Sunday, April 24, 2011

With, not apart from

I was on a mission. There was a flower I had seen the previous evening that I had never seen before, and I wanted to get a picture of it. I grabbed my camera and my binoculars, put on my boots, and off I went to get my pictures. I walked deliberately through the field and into the woods. I had a destination in mind, but I wasn't absolutely sure where the flowers were, so I would have to pay close attention. I was very much aware of myself, of my camera, of my footsteps, of my destination. There was separation between myself and my surroundings.

Ground Ivy (or Gill-over-the-Ground) - Glechoma hederacea

I tried to walk softly and quietly, because I wanted to be able to hear the birds. They were quiet at first. I did, however, hear the creek running - a soothing sound. A sound to help me slow down. I stepped on ground ivy and a wave of minty odor wafted up to my nose. I stopped to bend down and inhale it more deeply. The evening sun was starting to fade, so I had to keep moving, but my pace lessened. Stop. Look. Listen. Smell. Keep moving, but keep noticing. Be open, aware, and receptive. I began to meld into the landscape. I was soon rewarded for my noticing. No, I hadn't found the flower I was seeking, but instead I happened upon the business of creation.

Snowberry Clearwing moths, mating - Hemaris diffinis

My first reaction was one of awe and immense gratitude. How lucky was I to come across this scene? This is, after all, not something you see every day: a pair of insects mating. I felt blessed to be able to observe them in this amazing but fragile state. Then there was the work of documenting what I saw. Thank goodness I had my camera with me! As I took photos, my brain started to process what I was seeing, wanting to put a name to it. What I thought at first to be bumble bees were, upon closer inspection, most definitely moths. But which species? With no field guide at hand, I knew I would have to research it later, so I let it go for the time being. After taking a few more photos, I gave them their privacy.

white deadnettle and purple deadnettle - Lamium album and Lamium purpureum

A quick meander away from the moths I found the flowers I was looking for: white deadnettle. It was mixed in among stands of purple deadnettle and readily stood out. Even though I was using my camera to get close to this flower, I did not especially take note of this tool in my hands. By this time, 20 or so minutes into my walk in the woods, I had become my senses. Even though I was aware that I was this person, sitting in the woods taking pictures of flowers and moths, there was also a feeling of belonging with everything around me. I felt that I was with, not apart from, the landscape that I was in. I was invited to have a seat and continue with this feeling. So I sat - I listened to the birds, watched the bumble bees and let my senses take over. I allowed myself to just be for a bit.

I've said it before, and I will say it again: we should allow ourselves to do this more often. I know I should, at least. To take time to get away from politics and money and our goods and possessions and just blend into the world around us. To be one with it. It is uplifting and refreshing. I am very fortunate to have woods and fields nearby and at my disposal whenever I feel like stepping into them. I acknowledge that not everyone has this luxury. Even if it's just a small patch of yard, a local park, a playground, a bike path, a lake - find a place that resonates with you, go there as often as you are able, and drink it in. And let it drink you in, too.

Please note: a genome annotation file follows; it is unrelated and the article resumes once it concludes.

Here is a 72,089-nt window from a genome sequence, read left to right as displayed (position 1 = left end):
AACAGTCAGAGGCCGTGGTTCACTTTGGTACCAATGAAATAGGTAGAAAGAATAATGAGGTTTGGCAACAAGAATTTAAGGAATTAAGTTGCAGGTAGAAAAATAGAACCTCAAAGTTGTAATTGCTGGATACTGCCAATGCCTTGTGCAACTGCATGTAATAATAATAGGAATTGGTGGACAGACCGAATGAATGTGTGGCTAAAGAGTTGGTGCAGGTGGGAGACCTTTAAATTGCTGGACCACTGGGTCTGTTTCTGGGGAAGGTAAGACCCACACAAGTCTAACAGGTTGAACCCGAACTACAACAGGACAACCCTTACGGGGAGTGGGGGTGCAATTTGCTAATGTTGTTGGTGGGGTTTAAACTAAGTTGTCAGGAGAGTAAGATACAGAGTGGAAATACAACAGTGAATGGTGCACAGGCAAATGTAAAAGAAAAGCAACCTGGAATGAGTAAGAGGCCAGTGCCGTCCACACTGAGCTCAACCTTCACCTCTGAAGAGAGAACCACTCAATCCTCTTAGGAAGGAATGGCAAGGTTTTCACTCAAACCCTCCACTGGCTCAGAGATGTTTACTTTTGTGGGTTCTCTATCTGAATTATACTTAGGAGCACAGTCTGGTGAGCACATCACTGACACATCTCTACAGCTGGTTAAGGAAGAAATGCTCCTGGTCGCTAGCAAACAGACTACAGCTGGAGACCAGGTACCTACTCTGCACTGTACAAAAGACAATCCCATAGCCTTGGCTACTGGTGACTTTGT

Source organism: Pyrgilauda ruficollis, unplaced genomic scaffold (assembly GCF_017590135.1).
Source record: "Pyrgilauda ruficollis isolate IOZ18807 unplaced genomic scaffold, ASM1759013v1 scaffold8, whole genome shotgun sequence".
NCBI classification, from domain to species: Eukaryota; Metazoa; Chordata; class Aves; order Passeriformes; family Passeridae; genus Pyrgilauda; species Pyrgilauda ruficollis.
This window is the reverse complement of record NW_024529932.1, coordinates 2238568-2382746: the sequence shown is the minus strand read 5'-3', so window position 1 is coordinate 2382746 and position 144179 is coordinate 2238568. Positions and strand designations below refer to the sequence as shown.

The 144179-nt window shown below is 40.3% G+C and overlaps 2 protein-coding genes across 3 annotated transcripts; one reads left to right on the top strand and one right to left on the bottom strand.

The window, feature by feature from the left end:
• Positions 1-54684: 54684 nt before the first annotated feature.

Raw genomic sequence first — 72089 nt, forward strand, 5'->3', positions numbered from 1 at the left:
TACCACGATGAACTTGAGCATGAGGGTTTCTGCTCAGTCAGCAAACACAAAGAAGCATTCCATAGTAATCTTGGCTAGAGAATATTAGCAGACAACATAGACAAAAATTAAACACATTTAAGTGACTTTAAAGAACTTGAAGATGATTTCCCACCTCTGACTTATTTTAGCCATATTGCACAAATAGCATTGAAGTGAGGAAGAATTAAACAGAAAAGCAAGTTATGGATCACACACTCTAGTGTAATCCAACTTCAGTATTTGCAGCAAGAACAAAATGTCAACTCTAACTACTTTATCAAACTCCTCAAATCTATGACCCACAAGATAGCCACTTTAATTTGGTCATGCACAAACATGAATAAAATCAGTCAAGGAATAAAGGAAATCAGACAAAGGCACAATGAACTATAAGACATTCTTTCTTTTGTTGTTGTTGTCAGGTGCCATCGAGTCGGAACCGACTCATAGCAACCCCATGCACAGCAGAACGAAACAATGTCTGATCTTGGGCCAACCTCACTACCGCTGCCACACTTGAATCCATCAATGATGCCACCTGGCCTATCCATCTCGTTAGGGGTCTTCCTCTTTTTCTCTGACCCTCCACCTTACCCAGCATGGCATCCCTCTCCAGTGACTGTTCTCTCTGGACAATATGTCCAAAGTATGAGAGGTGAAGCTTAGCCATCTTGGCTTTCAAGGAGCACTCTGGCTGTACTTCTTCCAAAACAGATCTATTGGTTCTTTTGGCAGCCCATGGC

Dutchman's breeches (Dicentra cucullaria) and white trillium (Trillium grandiflorum)

After finding the white deadnettle and realizing I still had plenty of sunlight left for a leisurely return trip, I took my time the rest of the way. I stopped to cross the creek and look at the white trillium growing on the steep hillsides. I found, with effort, the Dutchman's breeches that had obviously been in peak bloom when I had seem them the day before. As dusk began settling in, the birds became more vocal, and I heard for the first time this spring a Wood Thrush singing. This beautiful song holds a very special place in my heart, and it always stops me in my tracks the first time I hear it each spring. If someone had come across me at that moment, they might not have guessed that I was listening to a bird sing. My hands were raised to my lips in a prayerful gesture, I was smiling and there were tears in my eyes. All my attention was focused on the ethereal notes of that thrush, an angelic voice to be sure. It was pure bliss.

As I emerged from the woods and onto the road, there was a spring in my step and not a cloud in my heart. I was at peace. I look forward to returning to that state again soon.


Dawn Fine said...

What a wonderful things you saw and heard! I love taking time, like you, to absorb nature..
Happy Spring to you!

Michael Bartneck said...

Amazing how you see the moths and i see one on the same day seperated by many miles! I mean you dont see those guys very often!Nice blog!

Heather said...

Dawn - See you soon at New River, where there will be plenty of nature to absorb!

Michael - How cool that we had similar moth sightings! Thanks for stopping by.

RuthieJ said...

I took a walk in the woods on Monday. I will blog about it too, but it certainly won't be as poetic as your post Heather. Thanks for sharing your thoughts -- I could imagine myself standing right there next to you!